Fruit & Vegetable Magazine

Features Production Vegetables
Potent potatoes


May 24, 2013
By David Manly


Topics

Mothers are fond of sharing kernels of wisdom with their kids, like “the greener the vegetable, the healthier it is” or “potatoes are just empty carbohydrates.” However, according to a roundtable of experts, potatoes and other white vegetables (such as cauliflower, onions, mushrooms, corn and kohlrabi) are healthier than most people thought.

Connie Weaver, professor of nutritional science at Purdue University, helped organize and participate in a roundtable on the nutritional benefits of white vegetables funded by the Alliance for Potato Research and Education. “We set out to determine if there might be more nutritional and health value than were currently appreciated,” said Weaver. “All the noise was about colour vegetables, such as orange, green and red, while white vegetables were left under-appreciated.”

Prior to the roundtable, the experts created literature reviews on the concentrations of carbohydrates, phytochemicals, minerals and more in white vegetables, and some surprising results appeared. One of the most unanticipated, said Weaver, was that potato consumption appeared to be a marker for total vegetable consumption.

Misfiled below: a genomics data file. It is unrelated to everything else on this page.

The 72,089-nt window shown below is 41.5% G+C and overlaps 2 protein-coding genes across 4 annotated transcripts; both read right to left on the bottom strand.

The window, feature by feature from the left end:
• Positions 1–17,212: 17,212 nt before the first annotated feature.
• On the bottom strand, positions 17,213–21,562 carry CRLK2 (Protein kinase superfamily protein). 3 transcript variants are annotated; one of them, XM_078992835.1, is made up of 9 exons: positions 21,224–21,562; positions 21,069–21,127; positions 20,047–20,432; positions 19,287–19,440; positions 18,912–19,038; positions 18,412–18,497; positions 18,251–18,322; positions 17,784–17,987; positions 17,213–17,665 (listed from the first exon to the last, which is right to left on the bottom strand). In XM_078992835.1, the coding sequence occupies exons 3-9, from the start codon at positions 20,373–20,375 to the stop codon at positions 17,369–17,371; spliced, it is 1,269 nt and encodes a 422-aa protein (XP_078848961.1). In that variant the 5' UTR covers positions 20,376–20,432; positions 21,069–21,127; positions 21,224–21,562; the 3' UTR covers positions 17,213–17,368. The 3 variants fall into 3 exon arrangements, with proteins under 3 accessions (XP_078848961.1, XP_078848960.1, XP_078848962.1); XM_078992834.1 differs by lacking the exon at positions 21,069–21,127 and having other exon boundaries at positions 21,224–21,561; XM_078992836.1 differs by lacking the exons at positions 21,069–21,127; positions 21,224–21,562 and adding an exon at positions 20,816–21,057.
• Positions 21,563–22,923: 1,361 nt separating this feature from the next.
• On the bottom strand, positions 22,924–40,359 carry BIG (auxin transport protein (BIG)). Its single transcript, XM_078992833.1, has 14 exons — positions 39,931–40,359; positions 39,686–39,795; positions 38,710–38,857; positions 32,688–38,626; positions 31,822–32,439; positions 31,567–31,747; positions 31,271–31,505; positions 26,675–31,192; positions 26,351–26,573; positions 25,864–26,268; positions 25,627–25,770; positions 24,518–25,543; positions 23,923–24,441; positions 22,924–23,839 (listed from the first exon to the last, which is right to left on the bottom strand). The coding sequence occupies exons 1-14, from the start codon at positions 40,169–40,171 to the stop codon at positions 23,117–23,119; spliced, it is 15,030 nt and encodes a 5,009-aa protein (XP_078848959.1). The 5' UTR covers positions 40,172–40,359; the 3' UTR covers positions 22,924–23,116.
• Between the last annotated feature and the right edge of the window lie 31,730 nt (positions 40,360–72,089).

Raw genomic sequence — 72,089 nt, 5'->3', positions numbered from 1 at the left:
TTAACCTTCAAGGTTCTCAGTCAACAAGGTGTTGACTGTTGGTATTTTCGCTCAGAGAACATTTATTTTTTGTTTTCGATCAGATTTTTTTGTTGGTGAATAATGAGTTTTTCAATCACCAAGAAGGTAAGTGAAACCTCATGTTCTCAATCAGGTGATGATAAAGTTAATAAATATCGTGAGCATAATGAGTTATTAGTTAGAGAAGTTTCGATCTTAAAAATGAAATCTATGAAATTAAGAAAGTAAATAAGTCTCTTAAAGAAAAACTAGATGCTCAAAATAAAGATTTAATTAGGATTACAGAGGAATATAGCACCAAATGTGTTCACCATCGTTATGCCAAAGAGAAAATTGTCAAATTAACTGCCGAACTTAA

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“The NHANES (the National Health and Nutrition Examination Survey) is a representative sampling of American health and nutrition habits – and it turns out that if you can get a kid, for example, to eat some potatoes, they are more likely to eat all kinds of vegetables – they are a marker of vegetable intake. They are also a marker of potassium intake, magnesium, fibre and good-quality protein.”

Potatoes can be part of a healthy and nutritious diet, but consuming processed potatoes – which are often high in fat and salt – can be unhealthy. The key is to be mindful of the preparation, says Weaver.

While some vegetables display their nutrition with bright colours (like carrots) or dark pigments (like kale), white vegetables are often disregarded as nutritious. But Weaver hopes that with additional research and focus, customers will slowly warm to the lowly spud.

“There is nothing to be seen in white vegetables that you identify right away with being nutritious. But, there are many colourless things in there – hundreds of phytochemicals that are just now being associated with health,” she added. “There is just no awareness of the health benefits of white vegetables.”

“And white vegetables and potatoes should not be the bad guys.”